Facebook event: https://fb.me/e/26LTNZkbZ

On March 27 we started a new performance series at Flamencura: Ziryab’s Lounge, named for the 9th Century musician, composer, and all-around taste-maker (now we would call him an influencer) Abu l-Hasan ‘Ali Ibn Nafi’, aka “Ziryab,” who was part of the Umayyad Court in Islamic-era Cordoba. This era was known as a Golden Age of art and culture in Al-Andalus (now Andalucia), which influenced not only Spain and Europe but also the entire Muslim world. I named this series “Ziryab’s Lounge” because the figure of Ziryab embodies the questioning and investigative nature of what we’re trying to accomplish here–delving into the cultural backgrounds of our various participants to see what we might have in common, or what might be completely new to us. In our inaugural event, we were lucky to count on an array of skilled, passionate, and knowledgeable performers to help lead our journey.

Flamencura long-time student and collaborator Happy Rahman kicked off the evening with a beautifully-executed flamenco choreography using castanets, danced to Diego El Cigala’s version of the classic copla Española “Maria de la O.” It was a joy to watch Happy interpret this Spanish femme fatale, especially since I hadn’t seen her in person since before Covid lockdown happened in 2020! Happy nailed it, and also demonstrated just how castanets can be used to add character and complexity to flamenco dance. She left the audience mesmerized. Oleeee Happy!

Happy Rahman in “Maria de la O.”

Next, Golda Sahayam, student of Guru Anuraidha Naimpally, led us on a deep dive into the world of Bharatanatyam, or Indian Classical dance, with two quite different pieces showcasing both the strict rhythmic qualities and more interpretive elements of the dance form. Golda also indulged my questions by demonstrating the detailed and very specific hand positions and gestures known as “mudras,” which many believe to be the foundation of our flamenco “floreo” movements.

Our enthusiastic audience also got to hear some great music, including flamenco guitar by Isai Chacon, cajon by Tony Hampton, and special guest, guitarist Diego Barraz, who collaborated on two rumbas flamencas to get everyone’s toes tapping. Flamencura dancers also showed off two different version of Fandangos de Huelva–one by the Intermediate dance class, and the other, using large shawls called Mantones de Manila, by the Advanced Flamencura dancers.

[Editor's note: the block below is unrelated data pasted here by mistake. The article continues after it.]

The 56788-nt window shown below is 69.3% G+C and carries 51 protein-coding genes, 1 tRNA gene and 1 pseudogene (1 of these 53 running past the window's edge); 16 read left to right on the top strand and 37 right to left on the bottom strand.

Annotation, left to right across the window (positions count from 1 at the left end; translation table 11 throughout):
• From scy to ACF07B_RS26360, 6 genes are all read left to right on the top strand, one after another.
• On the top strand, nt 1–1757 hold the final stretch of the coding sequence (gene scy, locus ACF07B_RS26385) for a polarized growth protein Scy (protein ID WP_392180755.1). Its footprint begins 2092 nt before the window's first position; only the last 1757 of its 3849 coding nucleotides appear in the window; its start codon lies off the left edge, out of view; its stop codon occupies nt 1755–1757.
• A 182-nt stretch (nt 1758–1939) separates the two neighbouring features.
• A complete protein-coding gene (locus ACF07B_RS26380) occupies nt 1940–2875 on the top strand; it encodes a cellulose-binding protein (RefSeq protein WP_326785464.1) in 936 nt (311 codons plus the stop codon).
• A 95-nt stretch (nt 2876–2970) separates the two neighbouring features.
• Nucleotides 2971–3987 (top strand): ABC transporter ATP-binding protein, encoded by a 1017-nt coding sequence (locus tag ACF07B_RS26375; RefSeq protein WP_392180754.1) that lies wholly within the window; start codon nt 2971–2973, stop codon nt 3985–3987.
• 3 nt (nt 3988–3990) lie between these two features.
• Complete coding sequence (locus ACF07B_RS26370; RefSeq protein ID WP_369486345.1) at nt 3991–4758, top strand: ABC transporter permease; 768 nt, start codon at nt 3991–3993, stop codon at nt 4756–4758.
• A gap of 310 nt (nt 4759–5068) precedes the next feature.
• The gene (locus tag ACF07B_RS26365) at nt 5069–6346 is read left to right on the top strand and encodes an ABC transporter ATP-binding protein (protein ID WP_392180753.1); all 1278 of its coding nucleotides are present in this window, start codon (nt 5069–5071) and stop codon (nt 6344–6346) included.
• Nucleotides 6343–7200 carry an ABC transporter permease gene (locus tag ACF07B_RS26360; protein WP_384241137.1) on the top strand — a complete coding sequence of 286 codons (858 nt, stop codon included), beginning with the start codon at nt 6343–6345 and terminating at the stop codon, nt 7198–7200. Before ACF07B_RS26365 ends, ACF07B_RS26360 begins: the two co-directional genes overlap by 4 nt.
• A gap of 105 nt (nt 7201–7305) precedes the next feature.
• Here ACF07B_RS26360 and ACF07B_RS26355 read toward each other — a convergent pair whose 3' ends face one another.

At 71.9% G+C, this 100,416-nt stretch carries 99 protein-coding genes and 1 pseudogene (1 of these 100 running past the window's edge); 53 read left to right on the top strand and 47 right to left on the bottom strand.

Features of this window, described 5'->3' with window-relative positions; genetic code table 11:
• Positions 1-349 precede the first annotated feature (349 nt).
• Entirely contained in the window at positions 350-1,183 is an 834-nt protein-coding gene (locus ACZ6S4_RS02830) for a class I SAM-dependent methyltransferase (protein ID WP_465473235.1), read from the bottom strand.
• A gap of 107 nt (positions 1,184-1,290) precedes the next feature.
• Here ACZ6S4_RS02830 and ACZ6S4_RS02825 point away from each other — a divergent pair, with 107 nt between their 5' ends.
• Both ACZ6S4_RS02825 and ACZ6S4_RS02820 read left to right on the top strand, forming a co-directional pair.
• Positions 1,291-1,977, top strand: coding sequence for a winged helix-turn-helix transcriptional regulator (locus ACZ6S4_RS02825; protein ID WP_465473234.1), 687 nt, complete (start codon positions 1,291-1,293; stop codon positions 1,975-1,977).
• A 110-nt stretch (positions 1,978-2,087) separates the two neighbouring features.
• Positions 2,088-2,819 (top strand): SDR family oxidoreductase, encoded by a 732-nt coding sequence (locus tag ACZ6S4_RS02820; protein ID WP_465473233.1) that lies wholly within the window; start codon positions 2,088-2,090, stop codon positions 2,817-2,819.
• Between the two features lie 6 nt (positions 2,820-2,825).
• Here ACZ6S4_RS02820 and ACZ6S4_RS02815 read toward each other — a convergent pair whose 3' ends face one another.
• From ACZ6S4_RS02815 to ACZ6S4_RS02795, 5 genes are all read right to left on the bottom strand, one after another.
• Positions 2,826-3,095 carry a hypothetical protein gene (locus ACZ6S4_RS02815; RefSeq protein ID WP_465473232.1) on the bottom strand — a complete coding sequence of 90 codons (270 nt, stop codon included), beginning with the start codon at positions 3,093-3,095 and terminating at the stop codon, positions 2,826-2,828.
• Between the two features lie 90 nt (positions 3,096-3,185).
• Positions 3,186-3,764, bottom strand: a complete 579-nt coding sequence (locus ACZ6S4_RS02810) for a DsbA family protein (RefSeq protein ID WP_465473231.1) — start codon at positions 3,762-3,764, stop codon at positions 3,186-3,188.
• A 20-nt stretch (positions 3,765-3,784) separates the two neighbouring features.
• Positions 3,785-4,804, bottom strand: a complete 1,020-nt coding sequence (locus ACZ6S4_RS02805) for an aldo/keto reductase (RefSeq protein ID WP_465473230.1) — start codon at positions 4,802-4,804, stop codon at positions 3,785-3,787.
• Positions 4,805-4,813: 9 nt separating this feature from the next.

Next, we felt blessed to be able to enjoy the music of Sari Andoni (oud) and Marina Barsoum (vocals), aka Indimaj. This duo graced us not only with a set of gorgeous and soulful Arabic tunes, but also with some background and thoughts about Ziryab, a figure who is close to Sari Andoni’s heart, as one of the influential (legendary?) musicians who helped to develop the oud by adding a 5th course of strings associated with the Soul. Sari and Marina’s music transfixed everyone while we listened to see if we could identify any ancient Andalusian DNA that has been passed down to flamenco.

Finally, singer Geeti Shirazi Mahajan rounded out the evening by sharing some beautifully pared-down verses by Sufi poets, including the intriguing “Baba Tahir,” aka “The Naked Sufi.” Geeti’s haunting voice interpreting these timeless poems was a wonderful way to end the night on an introspective note.

Even as I’m just getting this blog post out, we’re getting ready for Ziryab’s Lounge, Part 2, this Sunday, May 15th! In addition to flamenco performances by Flamencura dancers (and myself!) , we’ll be looking at Middle Eastern music and dance traditions with belly dancers Jamie Lynn Shelton and Allyssa Altahif! Doors open at 7pm, bring your own beverages and snacks! Tea and cookies provided:) RSVP at Facebook event: https://fb.me/e/26LTNZkbZ

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